Help support TMP


POLL: Worst WWI General


726 votes were cast by total voters.


Back to POLLS home page


Personal logo toofatlardies Sponsoring Member of TMP writes:

Ludendorf's idea that localised tactical success in spring of 1918 would then determine the strategy was utterly insane. The German stormtroopers broke through, basically following the path of least resistance, but with no clear strategic objective. Haig never did anything that approached that level of stupidity.

Pershing's arrogance in believing that he could ignore the lessons learnt by the French and British in trench warfare, on the basis that he wouldn't have to fight a trench war as his men would shoot the Germans out of the trenches and fight them in the open was equally bonkers (if not criminally negligent). It then meant that US forces went into action with no coherent tactical doctrine, and consequently were suffering the same levels of casualties as the British had suffered on the first day of the Somme.

The Great War was a painful learning curve for all sides. The real difference between WWI and WWII was the development of pratical protable radio sets. This allowed the advancing troops to keep in contact with the supporting artillery. Without that co-ordinating WWII would have been just as painful and bloody. It seems very unfair to criticise a whole swathe of Generals when in truth the technology to allow them to really control a battle was not available to them. They made the plans, then had to sit back an see what happened. Their ability to interfere, to adjust the plan in any way, was almost entirely absent.

That said, they still managed to oversee incredible developments in the way that all arms fought. Modern infantry tactics were developed during the Great War. It was actually a period of far greater original thought and development than any war since. We are far too quick to criticise the men who were responsible for this, and too slow to recognise that the politicians who were pulling the strings were actually the men with blood on their hands.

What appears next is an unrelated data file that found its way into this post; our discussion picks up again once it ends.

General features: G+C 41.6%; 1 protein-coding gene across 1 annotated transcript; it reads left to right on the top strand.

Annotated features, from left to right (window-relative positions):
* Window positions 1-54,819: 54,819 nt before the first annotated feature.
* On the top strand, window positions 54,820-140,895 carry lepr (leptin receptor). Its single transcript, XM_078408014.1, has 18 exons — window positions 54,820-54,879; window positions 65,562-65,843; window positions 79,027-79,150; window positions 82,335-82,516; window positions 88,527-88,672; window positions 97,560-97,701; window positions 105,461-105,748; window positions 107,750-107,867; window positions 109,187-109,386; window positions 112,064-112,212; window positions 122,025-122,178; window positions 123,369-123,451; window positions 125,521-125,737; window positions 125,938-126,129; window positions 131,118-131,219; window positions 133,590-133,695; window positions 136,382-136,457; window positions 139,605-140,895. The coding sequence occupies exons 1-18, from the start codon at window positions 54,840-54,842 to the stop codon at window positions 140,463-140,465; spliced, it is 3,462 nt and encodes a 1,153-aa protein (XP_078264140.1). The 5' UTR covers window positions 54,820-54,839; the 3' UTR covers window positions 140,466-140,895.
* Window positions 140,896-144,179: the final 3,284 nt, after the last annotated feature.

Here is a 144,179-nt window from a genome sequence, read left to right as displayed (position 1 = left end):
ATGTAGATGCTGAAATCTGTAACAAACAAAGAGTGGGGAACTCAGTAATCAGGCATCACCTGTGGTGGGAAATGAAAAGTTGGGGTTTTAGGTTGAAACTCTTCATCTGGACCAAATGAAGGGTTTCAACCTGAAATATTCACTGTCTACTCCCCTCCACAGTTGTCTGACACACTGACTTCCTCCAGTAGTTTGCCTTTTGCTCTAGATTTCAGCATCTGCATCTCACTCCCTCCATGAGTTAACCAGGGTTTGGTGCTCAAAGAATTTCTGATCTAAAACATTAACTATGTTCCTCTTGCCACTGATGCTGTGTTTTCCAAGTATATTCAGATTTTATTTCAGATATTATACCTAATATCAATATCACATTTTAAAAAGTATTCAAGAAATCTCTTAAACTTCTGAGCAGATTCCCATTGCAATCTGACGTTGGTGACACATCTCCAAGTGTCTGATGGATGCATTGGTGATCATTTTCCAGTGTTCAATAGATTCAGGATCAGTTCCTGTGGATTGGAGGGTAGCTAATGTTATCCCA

Back to the Homepage



1,864 hits since 28 Feb 2012
©1994-2017 Bill Armintrout
Comments or corrections?

If you were a member of this website, you could participate in website polls. Would you like a free membership?

VOTING RESULTS
AnswerVotes%Chart
Hunter Weston
18
2%
bar of chart
Cadorna
87
12%
bar of chart
Rennenkampf
37
5%
bar of chart
Samsanov
38
5%
bar of chart
Von Falkenhayn
35
5%
bar of chart
Haig
82
11%
bar of chart
Pershing
48
7%
bar of chart
Conrad
25
3%
bar of chart
Townshend
37
5%
bar of chart
Ludendorff
40
6%
bar of chart
Mangin
29
4%
bar of chart
Nivelle
79
11%
bar of chart
Hamilton
20
3%
bar of chart
Frederick Stopford
36
5%
bar of chart
other (explain)
14
2%
bar of chart
no opinion
101
14%
bar of chart
POLL IS CLOSED
POLL DESCRIPTION

archstanton73 Inactive Member muses...

Out of a pretty uninspiring lot, who would you say was the worst of the worst during WWI?

(Poll options taken from this pre-poll discussion.)

Hunter Weston
Blooding the pups for goodness sake...
Cadorna
Repeated frontal assaults which failed and blamed everyone else..
Rennenkampf
(no comment)
Samsanov
The hearts of lions but the brains of sheep.
Von Falkenhayn
Tried to bleed the French Army dry at Verdun, and ended up bleeding his own army as well...
Haig
Not learning lessons from 1915/1916 and 3rd Ypres.
Pershing
Not learning any lessons from the French or British...
Conrad
lunatic
Townshend
The unkindest Kut of all?
Ludendorff
Lost Germany the war, fostered the myth of the 'stab in the back', can't get bigger than those two.
Mangin
Didn't get the nickname 'butcher' out of affection...
Nivelle
His 'offensive' caused unrest in the French army, leading to mutiny is some cases.
Hamilton
(no comment)
Frederick Stopford
Gallipoli